Forget Keystone XL, The Clean Energy Sector Has Jobs

President Obama had plenty of good reasons for rejecting the Keystone XL tar sands pipeline on Nov. 6, but here’s one more reason that made it all the more logical:

 
 

We’re already creating lots of energy jobs in America: Clean, renewable energy jobs in manufacturing, construction and a myriad other fields.

 
 

Nearly 10,000 jobs were announced in clean energy and clean transportation during the third quarter of this year alone, according to Environmental Entrepreneurs (E2’s) just-released clean energy jobs report. You can read the full Clean Energy Works for US Q3 report here and see state-by-state jobs data here.

 
 

These are good-paying jobs that aren’t limited to a pipe snaking through a tiny sliver of environmentally-sensitive land in our nation’s heartland.

 
 

These are jobs like the 250 new openings announced in Jackson, Miss. in September at the new Seraphim solar panel factory (yes you read that right — Jackson, Miss.)

 
 

2015-11-12-1447340899-7189166-seraphim.JPG

 
 

These are jobs like the 100 positions announced with a new wind farm in San Juan County in Utah a few months ago, and the thousands of new jobs expected over the next 10 years that come with the recent announcement of a new SolarCity regional headquarters in Salt Lake City.

 
 

And in Texas, that bastion of the oil industry, these are jobs like the 400 positions announced in the third quarter at the Rattlesnake Wind Farm and the Hale Community Wind Project in the western part of the state.

 
 

We don’t lack real opportunities for clean energy jobs in America. Nor do we lack the potential to lead the world in clean energy growth.

 
 

Since E2 started tracking clean energy jobs announcements about three years ago, we’ve seen about 250,000 new clean energy jobs announced in every state in the country — jobs making and installing solar and wind equipment in the Midwest; jobs building new electric and hybrid cars in California, Nevada and Detroit; jobs in our major cities managing this growing sector of our economy. (By comparison, the Keystone XL pipeline would have created about 30 post-construction jobs).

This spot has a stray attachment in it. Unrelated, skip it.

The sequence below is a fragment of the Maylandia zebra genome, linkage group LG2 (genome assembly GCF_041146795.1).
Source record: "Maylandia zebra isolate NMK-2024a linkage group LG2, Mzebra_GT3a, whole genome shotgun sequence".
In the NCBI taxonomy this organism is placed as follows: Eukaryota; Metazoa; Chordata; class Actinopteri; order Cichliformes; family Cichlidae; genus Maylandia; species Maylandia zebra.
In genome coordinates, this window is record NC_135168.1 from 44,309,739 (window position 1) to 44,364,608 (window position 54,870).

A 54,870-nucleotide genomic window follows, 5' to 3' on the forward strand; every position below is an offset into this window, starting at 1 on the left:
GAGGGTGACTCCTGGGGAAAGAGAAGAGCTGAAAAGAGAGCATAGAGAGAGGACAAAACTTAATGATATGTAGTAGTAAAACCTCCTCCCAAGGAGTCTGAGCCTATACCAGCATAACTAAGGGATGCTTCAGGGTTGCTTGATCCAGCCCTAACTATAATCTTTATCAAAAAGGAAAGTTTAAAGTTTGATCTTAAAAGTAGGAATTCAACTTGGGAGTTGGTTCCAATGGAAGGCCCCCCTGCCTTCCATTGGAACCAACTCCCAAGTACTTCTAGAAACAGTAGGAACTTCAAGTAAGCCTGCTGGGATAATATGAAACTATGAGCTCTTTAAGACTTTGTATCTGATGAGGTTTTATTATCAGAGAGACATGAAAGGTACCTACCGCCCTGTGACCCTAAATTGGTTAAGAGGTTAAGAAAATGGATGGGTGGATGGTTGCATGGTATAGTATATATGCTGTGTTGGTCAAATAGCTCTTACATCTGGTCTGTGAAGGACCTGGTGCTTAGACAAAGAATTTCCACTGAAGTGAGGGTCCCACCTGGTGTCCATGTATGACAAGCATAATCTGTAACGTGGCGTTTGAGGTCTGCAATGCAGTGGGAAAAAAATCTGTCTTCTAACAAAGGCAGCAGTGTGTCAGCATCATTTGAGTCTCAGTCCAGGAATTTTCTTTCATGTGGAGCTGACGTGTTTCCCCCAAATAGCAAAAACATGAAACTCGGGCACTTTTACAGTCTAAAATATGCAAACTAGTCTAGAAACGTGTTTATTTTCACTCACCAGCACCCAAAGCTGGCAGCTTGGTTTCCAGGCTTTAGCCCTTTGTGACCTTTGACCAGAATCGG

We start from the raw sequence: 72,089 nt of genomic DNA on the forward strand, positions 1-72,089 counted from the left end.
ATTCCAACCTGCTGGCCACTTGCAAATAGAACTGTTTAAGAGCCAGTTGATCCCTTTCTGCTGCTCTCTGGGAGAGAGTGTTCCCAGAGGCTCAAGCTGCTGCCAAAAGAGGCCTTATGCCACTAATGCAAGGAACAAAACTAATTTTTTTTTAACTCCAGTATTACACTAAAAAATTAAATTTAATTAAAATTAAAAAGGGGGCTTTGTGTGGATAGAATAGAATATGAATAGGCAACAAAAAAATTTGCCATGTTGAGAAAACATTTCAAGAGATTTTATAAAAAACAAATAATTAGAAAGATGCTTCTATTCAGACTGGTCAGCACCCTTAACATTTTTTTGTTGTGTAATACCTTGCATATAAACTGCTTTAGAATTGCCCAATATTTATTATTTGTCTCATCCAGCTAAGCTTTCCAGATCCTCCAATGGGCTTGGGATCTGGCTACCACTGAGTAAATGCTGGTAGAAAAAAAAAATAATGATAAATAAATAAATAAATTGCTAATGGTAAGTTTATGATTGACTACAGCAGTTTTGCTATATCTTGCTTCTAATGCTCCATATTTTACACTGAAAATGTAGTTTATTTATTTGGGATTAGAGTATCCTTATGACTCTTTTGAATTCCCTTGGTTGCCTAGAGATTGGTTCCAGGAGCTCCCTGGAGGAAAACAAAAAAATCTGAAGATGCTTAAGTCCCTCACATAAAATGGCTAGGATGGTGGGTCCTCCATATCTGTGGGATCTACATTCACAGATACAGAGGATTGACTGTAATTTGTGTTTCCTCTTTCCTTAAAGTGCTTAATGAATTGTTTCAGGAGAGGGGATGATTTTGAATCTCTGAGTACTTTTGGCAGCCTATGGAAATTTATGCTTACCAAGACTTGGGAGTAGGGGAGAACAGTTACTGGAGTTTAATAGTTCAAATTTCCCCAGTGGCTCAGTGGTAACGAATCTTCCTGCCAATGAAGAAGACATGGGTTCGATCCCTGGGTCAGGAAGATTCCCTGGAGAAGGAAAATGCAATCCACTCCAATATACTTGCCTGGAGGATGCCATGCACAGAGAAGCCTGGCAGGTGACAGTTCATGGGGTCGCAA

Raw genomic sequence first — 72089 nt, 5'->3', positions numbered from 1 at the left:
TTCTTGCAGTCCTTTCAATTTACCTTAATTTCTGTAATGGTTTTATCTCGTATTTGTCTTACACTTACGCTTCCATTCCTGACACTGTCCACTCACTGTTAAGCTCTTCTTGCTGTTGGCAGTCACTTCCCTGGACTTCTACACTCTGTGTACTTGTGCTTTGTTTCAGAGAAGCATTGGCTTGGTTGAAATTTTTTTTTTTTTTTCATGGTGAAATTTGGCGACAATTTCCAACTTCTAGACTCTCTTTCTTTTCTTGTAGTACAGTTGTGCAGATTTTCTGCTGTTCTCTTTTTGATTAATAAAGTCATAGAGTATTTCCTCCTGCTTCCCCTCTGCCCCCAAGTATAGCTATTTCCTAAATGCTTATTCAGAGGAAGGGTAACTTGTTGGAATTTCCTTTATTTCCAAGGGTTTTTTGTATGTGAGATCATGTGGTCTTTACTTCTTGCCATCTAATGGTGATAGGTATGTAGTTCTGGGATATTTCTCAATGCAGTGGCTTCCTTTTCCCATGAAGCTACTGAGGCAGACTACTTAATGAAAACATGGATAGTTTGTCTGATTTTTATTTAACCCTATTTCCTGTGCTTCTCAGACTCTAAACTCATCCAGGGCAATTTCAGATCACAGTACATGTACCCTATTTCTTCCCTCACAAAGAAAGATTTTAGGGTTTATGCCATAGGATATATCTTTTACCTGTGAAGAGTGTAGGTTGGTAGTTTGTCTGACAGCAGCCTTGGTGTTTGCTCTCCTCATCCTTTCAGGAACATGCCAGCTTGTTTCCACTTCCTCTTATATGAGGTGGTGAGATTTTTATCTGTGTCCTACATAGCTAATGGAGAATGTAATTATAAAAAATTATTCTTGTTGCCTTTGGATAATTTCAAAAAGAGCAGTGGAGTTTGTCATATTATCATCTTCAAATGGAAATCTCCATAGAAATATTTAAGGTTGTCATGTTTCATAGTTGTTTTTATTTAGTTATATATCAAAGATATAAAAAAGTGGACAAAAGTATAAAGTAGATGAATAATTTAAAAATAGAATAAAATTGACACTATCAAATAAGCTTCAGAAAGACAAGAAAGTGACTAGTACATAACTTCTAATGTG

What we did lack was the will to shift our thinking about energy in America.

 
 

That changed with the Obama Administration’s decision to reject Keystone XL, and before that, its decision to cancel offshore drilling lease sales in the Arctic Ocean.

 
 

What these decisions say is that no longer must we automatically agree to oil industry projects with little economic payoff and huge environmental risks just because it’s the only game in town.

 
 

No longer do we have to remain shackled to a single source of energy — fossil fuels — when we know there are better sources that come with even more opportunities and less risk to our air, our water and our future.

 
 

No longer do we have to doubt the economic value created by clean energy — because today the proof is in the jobs, the revenues and the results we’re seeing in every state in America.

 
 

These are the reasons why we didn’t need Keystone XL. The Obama Administration’s decision to reject the Canadian pipeline only helps us realize them. It marks a major turning point in how we think about energy in the United States that puts us solidly on a new path for the future.

 
 

Now that the Keystone XL debate is over, it’s time to focus on the real energy opportunity in America: Clean, renewable energy, and the hundreds of thousands of jobs the clean energy industry continues to create every day across our country.

 
 
 

IMAGE: Chinese solar panel maker Seraphim proudly trumpeting its new factory in Mississippi in this image from its website.

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